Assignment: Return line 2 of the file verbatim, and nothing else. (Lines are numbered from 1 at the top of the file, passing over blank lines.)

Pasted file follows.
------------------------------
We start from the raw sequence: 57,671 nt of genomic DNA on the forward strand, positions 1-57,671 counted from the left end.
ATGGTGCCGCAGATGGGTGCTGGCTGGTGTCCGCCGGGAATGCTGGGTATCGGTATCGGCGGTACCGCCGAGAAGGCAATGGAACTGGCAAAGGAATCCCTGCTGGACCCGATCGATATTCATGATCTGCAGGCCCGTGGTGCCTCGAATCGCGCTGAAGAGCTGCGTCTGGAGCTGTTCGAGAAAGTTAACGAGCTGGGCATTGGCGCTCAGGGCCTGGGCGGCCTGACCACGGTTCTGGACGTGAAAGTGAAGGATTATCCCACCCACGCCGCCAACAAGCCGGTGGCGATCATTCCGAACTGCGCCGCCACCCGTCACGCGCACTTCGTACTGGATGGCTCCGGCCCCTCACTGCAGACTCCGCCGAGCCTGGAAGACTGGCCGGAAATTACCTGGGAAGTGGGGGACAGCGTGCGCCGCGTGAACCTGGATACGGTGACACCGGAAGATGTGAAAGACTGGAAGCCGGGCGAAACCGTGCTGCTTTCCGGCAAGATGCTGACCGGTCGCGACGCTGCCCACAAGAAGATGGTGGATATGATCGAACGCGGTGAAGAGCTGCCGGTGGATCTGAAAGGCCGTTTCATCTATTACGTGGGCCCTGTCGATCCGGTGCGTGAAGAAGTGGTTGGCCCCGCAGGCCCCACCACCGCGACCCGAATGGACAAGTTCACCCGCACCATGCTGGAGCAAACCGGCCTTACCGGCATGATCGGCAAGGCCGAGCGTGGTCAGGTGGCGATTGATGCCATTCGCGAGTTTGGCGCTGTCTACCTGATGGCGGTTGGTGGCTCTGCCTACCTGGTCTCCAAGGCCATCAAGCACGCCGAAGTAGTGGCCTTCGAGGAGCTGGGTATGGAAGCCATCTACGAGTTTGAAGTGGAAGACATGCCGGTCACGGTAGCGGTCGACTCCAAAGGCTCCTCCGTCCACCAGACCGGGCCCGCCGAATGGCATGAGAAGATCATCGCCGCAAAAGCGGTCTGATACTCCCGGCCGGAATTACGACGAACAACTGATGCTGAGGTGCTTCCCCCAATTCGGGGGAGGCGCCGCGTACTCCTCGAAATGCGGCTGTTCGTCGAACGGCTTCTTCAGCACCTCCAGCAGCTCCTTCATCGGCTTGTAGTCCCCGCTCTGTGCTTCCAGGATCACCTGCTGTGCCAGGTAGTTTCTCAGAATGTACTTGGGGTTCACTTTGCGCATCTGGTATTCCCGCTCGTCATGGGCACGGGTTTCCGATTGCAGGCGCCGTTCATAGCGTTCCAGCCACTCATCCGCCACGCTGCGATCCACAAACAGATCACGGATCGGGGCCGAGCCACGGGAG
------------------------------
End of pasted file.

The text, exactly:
ATGGTGCCGCAGATGGGTGCTGGCTGGTGTCCGCCGGGAATGCTGGGTATCGGTATCGGCGGTACCGCCGAGAAGGCAATGGAACTGGCAAAGGAATCCCTGCTGGACCCGATCGATATTCATGATCTGCAGGCCCGTGGTGCCTCGAATCGCGCTGAAGAGCTGCGTCTGGAGCTGTTCGAGAAAGTTAACGAGCTGGGCATTGGCGCTCAGGGCCTGGGCGGCCTGACCACGGTTCTGGACGTGAAAGTGAAGGATTATCCCACCCACGCCGCCAACAAGCCGGTGGCGATCATTCCGAACTGCGCCGCCACCCGTCACGCGCACTTCGTACTGGATGGCTCCGGCCCCTCACTGCAGACTCCGCCGAGCCTGGAAGACTGGCCGGAAATTACCTGGGAAGTGGGGGACAGCGTGCGCCGCGTGAACCTGGATACGGTGACACCGGAAGATGTGAAAGACTGGAAGCCGGGCGAAACCGTGCTGCTTTCCGGCAAGATGCTGACCGGTCGCGACGCTGCCCACAAGAAGATGGTGGATATGATCGAACGCGGTGAAGAGCTGCCGGTGGATCTGAAAGGCCGTTTCATCTATTACGTGGGCCCTGTCGATCCGGTGCGTGAAGAAGTGGTTGGCCCCGCAGGCCCCACCACCGCGACCCGAATGGACAAGTTCACCCGCACCATGCTGGAGCAAACCGGCCTTACCGGCATGATCGGCAAGGCCGAGCGTGGTCAGGTGGCGATTGATGCCATTCGCGAGTTTGGCGCTGTCTACCTGATGGCGGTTGGTGGCTCTGCCTACCTGGTCTCCAAGGCCATCAAGCACGCCGAAGTAGTGGCCTTCGAGGAGCTGGGTATGGAAGCCATCTACGAGTTTGAAGTGGAAGACATGCCGGTCACGGTAGCGGTCGACTCCAAAGGCTCCTCCGTCCACCAGACCGGGCCCGCCGAATGGCATGAGAAGATCATCGCCGCAAAAGCGGTCTGATACTCCCGGCCGGAATTACGACGAACAACTGATGCTGAGGTGCTTCCCCCAATTCGGGGGAGGCGCCGCGTACTCCTCGAAATGCGGCTGTTCGTCGAACGGCTTCTTCAGCACCTCCAGCAGCTCCTTCATCGGCTTGTAGTCCCCGCTCTGTGCTTCCAGGATCACCTGCTGTGCCAGGTAGTTTCTCAGAATGTACTTGGGGTTCACTTTGCGCATCTGGTATTCCCGCTCGTCATGGGCACGGGTTTCCGATTGCAGGCGCCGTTCATAGCGTTCCAGCCACTCATCCGCCACGCTGCGATCCACAAACAGATCACGGATCGGGGCCGAGCCACGGGAG